How is that part of the restriction and protection policies? A system with licenses such as in Italy might do a whole lot of good here in the Netherlands, but it seems our government is too slow to catch up with the times. The Dutch pokerbond (poker union) is trying to get this point across. If you haven't yet checked out their renewed website - www.pokerbond.nl - I suggest you do so now.

Anthon-Pieter Wink is a professional poker player and freelance writer, from the www.pokerinfo.nl forum.



Scandinavia

This month's Scandinavian column is, out of necessity, going to cover mostly tournament results. Only one major Nordic tour has been held, but a great Dane and a somewhat less great Dane have challenged each other to a glorious game of … boxing.

Swedish Open 2008

The by far biggest legal Swedish live tournament was held recently in Stockholm. It is an annual event, with several side-events and a SEK 40,000 (€4,200) buy-in, arranged by the state-owned Casino Cosmopol.

This tournament, which has a very generous structure for a three-day event, usually attracts a comparatively low number of entrants, mostly due to the high buy-in. 2008 was no different; only 90 men opened up their wallets to participate. There was also one woman, Brynja Sassoon, who deserves special mention as the frequently only female player to compete in the Cosmopol tournaments.

Christopher StahleA major part of the Swedish poker elite joined to play, and eventually, Christopher Ståhle from Gothenburg won the title and well over a million Swedish Crowns after a very entertaining final table and a rocky heads-up game.

Various Tournament Results

The Budapest stop of the European Poker Tour saw a return of Norwegians at the final table, their first since last year in Warsaw, with Albert Iversen finishing fourth and Johnny "bad_ip" Lodden in fifth place. Martin Jacobson of Sweden did even better, though, taking down the third place prize and winning the battle of the Scandinavians. Lodden, it might be noted, also recently switched allegiances and now represents PokerStars in a move from former sponsor Betsson.

EPT WarsawAnother success for the blue and yellow flag of Sweden came in sunny Barcelona, where the World Heads Up Poker Championships were recently concluded. Granted, eventual winner Mauro Stivoli is Italian, but runner-up Jonas Danielsson, whose K-2 didn't fair too well against Stivoli's K-J, most certainly isn't. Danielsson, or "Nebuchad", as he is known online, is otherwise mostly famous for being awarded Scandinavian Online Player of the Year, and for accidentally endorsing a not-so nice part of ancient Babylonian history when accepting the award.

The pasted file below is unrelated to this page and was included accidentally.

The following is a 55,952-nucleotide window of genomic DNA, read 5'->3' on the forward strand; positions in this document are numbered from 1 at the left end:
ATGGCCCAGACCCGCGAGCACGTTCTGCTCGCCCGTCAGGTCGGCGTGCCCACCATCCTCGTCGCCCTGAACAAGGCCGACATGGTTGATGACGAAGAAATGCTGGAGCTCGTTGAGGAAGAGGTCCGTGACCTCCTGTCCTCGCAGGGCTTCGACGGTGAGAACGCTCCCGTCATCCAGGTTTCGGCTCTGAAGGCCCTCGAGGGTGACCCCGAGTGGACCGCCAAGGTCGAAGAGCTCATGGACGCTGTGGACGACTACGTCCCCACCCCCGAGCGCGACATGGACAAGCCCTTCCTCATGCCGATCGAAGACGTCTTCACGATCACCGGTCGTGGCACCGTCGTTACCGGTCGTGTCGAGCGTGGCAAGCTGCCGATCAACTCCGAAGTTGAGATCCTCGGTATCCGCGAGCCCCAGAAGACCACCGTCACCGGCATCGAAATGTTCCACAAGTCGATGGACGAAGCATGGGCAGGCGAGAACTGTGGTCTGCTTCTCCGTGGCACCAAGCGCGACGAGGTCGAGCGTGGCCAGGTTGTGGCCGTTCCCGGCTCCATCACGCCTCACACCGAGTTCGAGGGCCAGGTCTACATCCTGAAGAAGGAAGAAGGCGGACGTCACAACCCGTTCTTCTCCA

Dance Like a Theo, Sting Like a Gus

Gus HansenJeppe Hougaard and Peter Jepsen recently duelled on the racing tracks to decide, apparently, which one of them was the best poker player. Not to be outdone by these antics, Gus Hansen and Theo Jørgensen decided to take it up a notch and fight it out in the boxing ring, in a move which would be way too easy to describe in Shakespearian terms.

Whether this fight will abide by the Queensberry rules or take the K-1 approach is not yet known, but we'll return with more info once the match has been completed (in February, according to rumours).

It's not the first time that Hansen is involved in something similar: he once challenged Patrick Antonius from Finland to a $200,000 tennis match, as both of them belonged to their respective country's best players in their youth. Antonius recently withdrew, however, citing chronic back pains.

You Better Watch Out - Poker Cruises Are Coming to Town

PAF, the Ålandian gambling monopoly, is arranging a cruise from Stockholm in Sweden, to Turku in Finland on December 13, the day of Lucia in Sweden. The Åland Islands are an archipelago between the two countries, which formally belonged to Finland but whose inhabitants speak Swedish. It's not the first poker cruise arranged by PAF, and it certainly won't be the last. We'll be returning with results once the tournament, which is being co-sponsored by famous poker club Sviten in Stockholm, has been held.

Obviously, though, the most anticipated event which we will be covering next month is the conclusion of the World Series of Poker. After all, there is a Danish player at the final table!

Joel Hinz is a freelance poker journalist.